More and more frequently I find myself assisting customers with business analysis issues in Mac shops. Things can get complicated when dealing with multiple operating system platforms. A process that works great on Windows may not necessarily work on a Mac and vice versa. Throw some Unix or Linux into the mix and things get ubercomplex very quickly. To solve problems in heterogeneous computing environments, I like to have a test system with each operating system flavor at my fingertips. VirtualBox is the tool of choice for me. It’s free and offers a fairly low footprint on my computer. This tutorial will teach you how to install OS X 10.6 (Snow Leopard) on VirtualBox. I know there are a lot of guides on this already, but I found none of them detailed enough and most just didn’t work for me.
–UPDATE– A lot of you have been asking me about this article and stating that the instructions don’t work. I can confirm that these instructions DO NOT work using the current version of VirtualBox 4.3.8, nor do they work with any recent (2013/2014) released update version of VirtualBox. The version of VirtualBox which was used for this article and did work at the time with these instructions is VirtualBox-4.1.18-78361-Win. You can still download it here.
Furthermore, after some testing, it appears that only INTEL based host systems work for these instructions. I’ve tested the instructions using a system running Core i3 and Core 2 Duo systems with VirtualBox-4.1.18 and the instructions do work. On a system with an AMD FX8350 processor and VirtualBox-4.1.18, however booting the virtual machine just yields a gray apple screen and no hard drive activity.
–UPDATE 2– Several users have pointed out that the following videos show how to install and run OS X Yosemite in VirtualBox 4.3.20. Instructions on how to acquire all components are in the video descriptions.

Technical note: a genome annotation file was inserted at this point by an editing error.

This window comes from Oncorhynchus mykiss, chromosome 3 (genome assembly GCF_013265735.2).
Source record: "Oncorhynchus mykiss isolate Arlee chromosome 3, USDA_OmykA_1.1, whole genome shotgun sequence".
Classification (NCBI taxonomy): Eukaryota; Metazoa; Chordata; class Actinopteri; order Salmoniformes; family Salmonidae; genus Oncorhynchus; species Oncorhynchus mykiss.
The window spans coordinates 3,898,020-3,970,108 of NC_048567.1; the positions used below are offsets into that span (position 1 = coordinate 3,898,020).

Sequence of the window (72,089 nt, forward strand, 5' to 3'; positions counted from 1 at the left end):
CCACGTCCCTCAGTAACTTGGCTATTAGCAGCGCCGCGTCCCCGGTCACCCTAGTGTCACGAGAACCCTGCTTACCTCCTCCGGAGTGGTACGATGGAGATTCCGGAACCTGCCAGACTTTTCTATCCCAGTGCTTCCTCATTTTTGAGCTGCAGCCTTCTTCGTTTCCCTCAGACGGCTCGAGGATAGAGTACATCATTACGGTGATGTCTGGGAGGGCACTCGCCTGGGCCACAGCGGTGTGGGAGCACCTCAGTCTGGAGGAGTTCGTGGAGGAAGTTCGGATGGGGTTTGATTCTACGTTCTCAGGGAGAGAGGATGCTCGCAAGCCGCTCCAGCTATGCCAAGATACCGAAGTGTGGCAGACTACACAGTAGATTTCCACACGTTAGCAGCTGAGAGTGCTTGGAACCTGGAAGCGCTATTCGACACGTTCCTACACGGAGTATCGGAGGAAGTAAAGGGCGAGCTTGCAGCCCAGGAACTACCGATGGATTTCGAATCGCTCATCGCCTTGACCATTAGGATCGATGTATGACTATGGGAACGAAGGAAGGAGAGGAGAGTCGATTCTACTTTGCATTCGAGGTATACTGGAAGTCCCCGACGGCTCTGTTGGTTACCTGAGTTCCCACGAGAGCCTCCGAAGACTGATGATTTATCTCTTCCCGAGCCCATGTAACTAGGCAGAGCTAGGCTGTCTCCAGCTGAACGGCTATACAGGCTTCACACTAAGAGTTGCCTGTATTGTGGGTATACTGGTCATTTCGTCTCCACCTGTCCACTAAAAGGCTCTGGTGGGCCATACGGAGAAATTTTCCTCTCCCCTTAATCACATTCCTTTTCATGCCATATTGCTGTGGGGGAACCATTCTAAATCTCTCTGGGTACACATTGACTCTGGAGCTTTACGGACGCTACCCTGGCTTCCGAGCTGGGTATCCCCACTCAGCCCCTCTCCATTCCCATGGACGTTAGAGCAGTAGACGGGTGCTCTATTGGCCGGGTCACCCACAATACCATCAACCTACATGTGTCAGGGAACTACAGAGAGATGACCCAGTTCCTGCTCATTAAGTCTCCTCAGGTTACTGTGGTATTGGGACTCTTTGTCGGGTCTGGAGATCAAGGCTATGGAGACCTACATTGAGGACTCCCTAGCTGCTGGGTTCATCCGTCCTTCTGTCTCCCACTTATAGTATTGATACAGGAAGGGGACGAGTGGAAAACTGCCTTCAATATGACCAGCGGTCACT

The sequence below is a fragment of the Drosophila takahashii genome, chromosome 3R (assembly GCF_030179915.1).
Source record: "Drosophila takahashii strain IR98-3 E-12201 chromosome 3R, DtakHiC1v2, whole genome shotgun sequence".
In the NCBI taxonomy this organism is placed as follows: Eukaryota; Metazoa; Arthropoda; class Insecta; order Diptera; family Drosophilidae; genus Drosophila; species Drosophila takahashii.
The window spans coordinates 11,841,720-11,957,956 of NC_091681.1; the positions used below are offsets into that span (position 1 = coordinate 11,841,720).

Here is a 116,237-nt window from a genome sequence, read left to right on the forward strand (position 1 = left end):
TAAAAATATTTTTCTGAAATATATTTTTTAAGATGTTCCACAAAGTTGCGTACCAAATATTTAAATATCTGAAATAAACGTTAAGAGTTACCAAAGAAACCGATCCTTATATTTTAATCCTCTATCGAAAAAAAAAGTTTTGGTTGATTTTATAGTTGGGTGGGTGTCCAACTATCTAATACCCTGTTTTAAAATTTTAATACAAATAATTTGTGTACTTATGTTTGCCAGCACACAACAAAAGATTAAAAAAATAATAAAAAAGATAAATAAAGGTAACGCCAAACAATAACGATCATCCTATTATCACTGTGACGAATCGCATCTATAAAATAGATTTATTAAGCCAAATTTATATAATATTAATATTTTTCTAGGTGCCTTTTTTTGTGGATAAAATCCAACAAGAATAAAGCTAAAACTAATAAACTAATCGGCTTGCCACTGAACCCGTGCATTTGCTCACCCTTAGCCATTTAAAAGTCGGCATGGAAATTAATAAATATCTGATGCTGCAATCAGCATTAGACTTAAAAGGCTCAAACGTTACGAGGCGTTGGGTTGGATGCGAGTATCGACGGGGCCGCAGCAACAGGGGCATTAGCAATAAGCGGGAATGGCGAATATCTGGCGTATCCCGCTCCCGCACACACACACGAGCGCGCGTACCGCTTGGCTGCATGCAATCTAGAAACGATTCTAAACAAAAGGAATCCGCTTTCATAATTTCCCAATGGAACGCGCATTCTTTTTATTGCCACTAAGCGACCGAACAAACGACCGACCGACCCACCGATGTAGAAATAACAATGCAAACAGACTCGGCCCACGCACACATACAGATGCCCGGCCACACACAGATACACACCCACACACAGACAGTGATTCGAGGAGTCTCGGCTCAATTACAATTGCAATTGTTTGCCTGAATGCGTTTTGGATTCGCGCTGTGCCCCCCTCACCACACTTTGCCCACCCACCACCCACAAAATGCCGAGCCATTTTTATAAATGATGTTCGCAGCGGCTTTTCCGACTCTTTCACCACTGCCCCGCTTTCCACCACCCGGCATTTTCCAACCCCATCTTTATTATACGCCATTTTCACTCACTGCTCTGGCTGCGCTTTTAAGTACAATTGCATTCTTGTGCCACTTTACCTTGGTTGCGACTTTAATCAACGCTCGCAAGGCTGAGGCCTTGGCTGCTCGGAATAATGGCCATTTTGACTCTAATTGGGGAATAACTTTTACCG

- AMD Architecture – http://bit.ly/1DP4BK1
- INTEL Architecture – http://bit.ly/1zBHQTp
- Optimize OS X on VirtualBox – http://bit.ly/1DP5zpv
- A RETAIL copy of OS X Snow Leopard ($29.99 at the Apple Store). The OS X Discs that came with your MacBook or iMac WILL NOT WORK because they are designed to only allow installation on Mac hardware.
- ImgBurn or some other tool to let you generate an ISO file from your Snow Leopard DVD.
- iBoot.iso (freely available here: http://www.tonymacx86.com/GYAdrDe6P1cZdIbL/iBoot-3.3.0.zip – registration is required)
- VirtualBox v4.1.18 (freely available here: https://www.virtualbox.org/wiki/Download_Old_Builds_4_1)
- A host system running an Intel processor (according to my testing).
[step 1] Download and install Oracle VM VirtualBox.
[step 2] Visit http://www.tonymacx86.com/ and register a new account. Then download the iBoot.iso file here: http://www.tonymacx86.com/GYAdrDe6P1cZdIbL/iBoot-3.3.0.zip. Extract the ISO file and note its location, you’ll need it later. Download iBoot.iso here.
[step 3] Insert your Mac OS X Snow Leopard installation DVD into your computers DVD drive. Then open ImgBurn and create an ISO image file of the installation DVD. Note the location of this ISO file, you’ll need it later.
[step 4] Open Oracle VM VirtualBox and create a new Virtual Machine. For the OS Type Operating System and Version options, select MacOS X and MacOS X Server respectively.
[step 5] Next specify the maximum amount of ram you have available for the Virtual Machine (VM). My host system has 8GB of ram, so I selected between 2 and 4GB or RAM for my VM.
[step 6] Next create a new Virtual Disk (VD) in VDI format. If you select the Dynamic Allocation option, you’ll be specifying the maximum size of your virtual disk in this dialog. The disk file will only be as large as the aggregate of the data you store in your virtual machine.
[step 7] Once your VM has been created in VirtualBox, edit its settings by right clicking it. In the System->Motherboard tab, you’ll want to make sure that the following options are set:
- Boot Order
- CD/DVD Rom (checked)
- Hard disk (checked)
- (all others unchecked)
- ICH9 (selected)
- Extended Features
- Enable IO APIC (checked)
- Enable absolute pointing device (checked)